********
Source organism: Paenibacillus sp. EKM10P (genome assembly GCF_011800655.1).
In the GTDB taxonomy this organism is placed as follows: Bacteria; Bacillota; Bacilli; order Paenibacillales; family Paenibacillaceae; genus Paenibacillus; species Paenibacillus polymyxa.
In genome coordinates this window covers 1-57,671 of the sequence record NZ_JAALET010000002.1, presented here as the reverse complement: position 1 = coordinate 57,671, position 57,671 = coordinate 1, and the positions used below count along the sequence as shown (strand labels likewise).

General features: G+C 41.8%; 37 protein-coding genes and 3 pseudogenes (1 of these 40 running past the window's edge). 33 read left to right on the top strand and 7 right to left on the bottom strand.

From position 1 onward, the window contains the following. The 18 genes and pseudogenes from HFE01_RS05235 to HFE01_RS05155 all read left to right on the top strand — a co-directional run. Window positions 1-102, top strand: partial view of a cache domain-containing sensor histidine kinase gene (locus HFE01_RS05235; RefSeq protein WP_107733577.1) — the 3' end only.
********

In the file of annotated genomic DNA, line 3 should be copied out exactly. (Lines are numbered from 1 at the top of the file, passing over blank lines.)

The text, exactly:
In genome coordinates this window covers 1-57,671 of the sequence record NZ_JAALET010000002.1, presented here as the reverse complement: position 1 = coordinate 57,671, position 57,671 = coordinate 1, and the positions used below count along the sequence as shown (strand labels likewise).